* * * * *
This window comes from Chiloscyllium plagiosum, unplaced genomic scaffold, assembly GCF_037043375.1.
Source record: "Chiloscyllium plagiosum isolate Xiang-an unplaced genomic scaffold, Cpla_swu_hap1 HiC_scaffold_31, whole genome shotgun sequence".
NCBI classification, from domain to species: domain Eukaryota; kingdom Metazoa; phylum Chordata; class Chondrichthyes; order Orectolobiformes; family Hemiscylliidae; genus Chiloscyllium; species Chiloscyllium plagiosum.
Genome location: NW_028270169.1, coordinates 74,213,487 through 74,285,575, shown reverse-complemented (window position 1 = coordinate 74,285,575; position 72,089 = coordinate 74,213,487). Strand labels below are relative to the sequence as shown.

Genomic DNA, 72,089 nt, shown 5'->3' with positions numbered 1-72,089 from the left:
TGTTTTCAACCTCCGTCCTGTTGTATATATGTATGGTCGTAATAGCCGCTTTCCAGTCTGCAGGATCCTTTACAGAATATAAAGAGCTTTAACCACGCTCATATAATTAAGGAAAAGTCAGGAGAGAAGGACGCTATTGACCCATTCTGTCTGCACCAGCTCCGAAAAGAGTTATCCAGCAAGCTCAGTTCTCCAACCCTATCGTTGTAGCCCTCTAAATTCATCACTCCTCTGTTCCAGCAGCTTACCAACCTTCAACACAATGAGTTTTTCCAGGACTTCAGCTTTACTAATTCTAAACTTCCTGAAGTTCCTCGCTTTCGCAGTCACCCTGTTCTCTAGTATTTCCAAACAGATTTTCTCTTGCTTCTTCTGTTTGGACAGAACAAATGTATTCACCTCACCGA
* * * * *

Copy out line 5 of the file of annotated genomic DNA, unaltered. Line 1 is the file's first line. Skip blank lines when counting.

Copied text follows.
Genomic DNA, 72,089 nt, shown 5'->3' with positions numbered 1-72,089 from the left: